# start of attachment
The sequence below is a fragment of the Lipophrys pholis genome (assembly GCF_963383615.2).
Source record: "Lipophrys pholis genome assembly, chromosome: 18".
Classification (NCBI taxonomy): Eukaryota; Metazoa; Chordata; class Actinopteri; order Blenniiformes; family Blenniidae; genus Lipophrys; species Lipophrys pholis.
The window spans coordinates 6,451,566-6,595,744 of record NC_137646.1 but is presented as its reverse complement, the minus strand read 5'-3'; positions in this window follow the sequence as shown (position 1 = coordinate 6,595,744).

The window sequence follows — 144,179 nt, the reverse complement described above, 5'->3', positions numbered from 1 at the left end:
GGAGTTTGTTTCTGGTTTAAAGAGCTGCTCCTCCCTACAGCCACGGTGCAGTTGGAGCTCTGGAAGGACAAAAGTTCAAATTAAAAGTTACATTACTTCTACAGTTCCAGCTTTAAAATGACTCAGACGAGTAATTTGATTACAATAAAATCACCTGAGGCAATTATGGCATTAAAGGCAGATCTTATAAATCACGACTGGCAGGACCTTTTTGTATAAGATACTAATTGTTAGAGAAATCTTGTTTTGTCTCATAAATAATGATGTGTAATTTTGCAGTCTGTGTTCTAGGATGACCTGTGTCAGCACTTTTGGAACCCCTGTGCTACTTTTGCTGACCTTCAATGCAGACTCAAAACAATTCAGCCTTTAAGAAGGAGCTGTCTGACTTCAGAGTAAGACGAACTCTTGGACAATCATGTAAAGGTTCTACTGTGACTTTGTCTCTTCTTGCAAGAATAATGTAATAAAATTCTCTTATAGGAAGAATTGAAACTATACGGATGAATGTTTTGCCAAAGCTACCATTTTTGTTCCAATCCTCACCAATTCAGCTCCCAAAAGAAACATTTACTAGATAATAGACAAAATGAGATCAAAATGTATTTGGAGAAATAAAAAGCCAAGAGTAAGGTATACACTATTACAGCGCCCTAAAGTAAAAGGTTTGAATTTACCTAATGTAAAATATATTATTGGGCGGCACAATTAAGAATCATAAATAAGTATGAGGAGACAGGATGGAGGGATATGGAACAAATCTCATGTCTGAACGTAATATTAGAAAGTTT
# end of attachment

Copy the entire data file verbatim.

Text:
The sequence below is a fragment of the Lipophrys pholis genome (assembly GCF_963383615.2).
Source record: "Lipophrys pholis genome assembly, chromosome: 18".
Classification (NCBI taxonomy): Eukaryota; Metazoa; Chordata; class Actinopteri; order Blenniiformes; family Blenniidae; genus Lipophrys; species Lipophrys pholis.
The window spans coordinates 6,451,566-6,595,744 of record NC_137646.1 but is presented as its reverse complement, the minus strand read 5'-3'; positions in this window follow the sequence as shown (position 1 = coordinate 6,595,744).

The window sequence follows — 144,179 nt, the reverse complement described above, 5'->3', positions numbered from 1 at the left end:
GGAGTTTGTTTCTGGTTTAAAGAGCTGCTCCTCCCTACAGCCACGGTGCAGTTGGAGCTCTGGAAGGACAAAAGTTCAAATTAAAAGTTACATTACTTCTACAGTTCCAGCTTTAAAATGACTCAGACGAGTAATTTGATTACAATAAAATCACCTGAGGCAATTATGGCATTAAAGGCAGATCTTATAAATCACGACTGGCAGGACCTTTTTGTATAAGATACTAATTGTTAGAGAAATCTTGTTTTGTCTCATAAATAATGATGTGTAATTTTGCAGTCTGTGTTCTAGGATGACCTGTGTCAGCACTTTTGGAACCCCTGTGCTACTTTTGCTGACCTTCAATGCAGACTCAAAACAATTCAGCCTTTAAGAAGGAGCTGTCTGACTTCAGAGTAAGACGAACTCTTGGACAATCATGTAAAGGTTCTACTGTGACTTTGTCTCTTCTTGCAAGAATAATGTAATAAAATTCTCTTATAGGAAGAATTGAAACTATACGGATGAATGTTTTGCCAAAGCTACCATTTTTGTTCCAATCCTCACCAATTCAGCTCCCAAAAGAAACATTTACTAGATAATAGACAAAATGAGATCAAAATGTATTTGGAGAAATAAAAAGCCAAGAGTAAGGTATACACTATTACAGCGCCCTAAAGTAAAAGGTTTGAATTTACCTAATGTAAAATATATTATTGGGCGGCACAATTAAGAATCATAAATAAGTATGAGGAGACAGGATGGAGGGATATGGAACAAATCTCATGTCTGAACGTAATATTAGAAAGTTT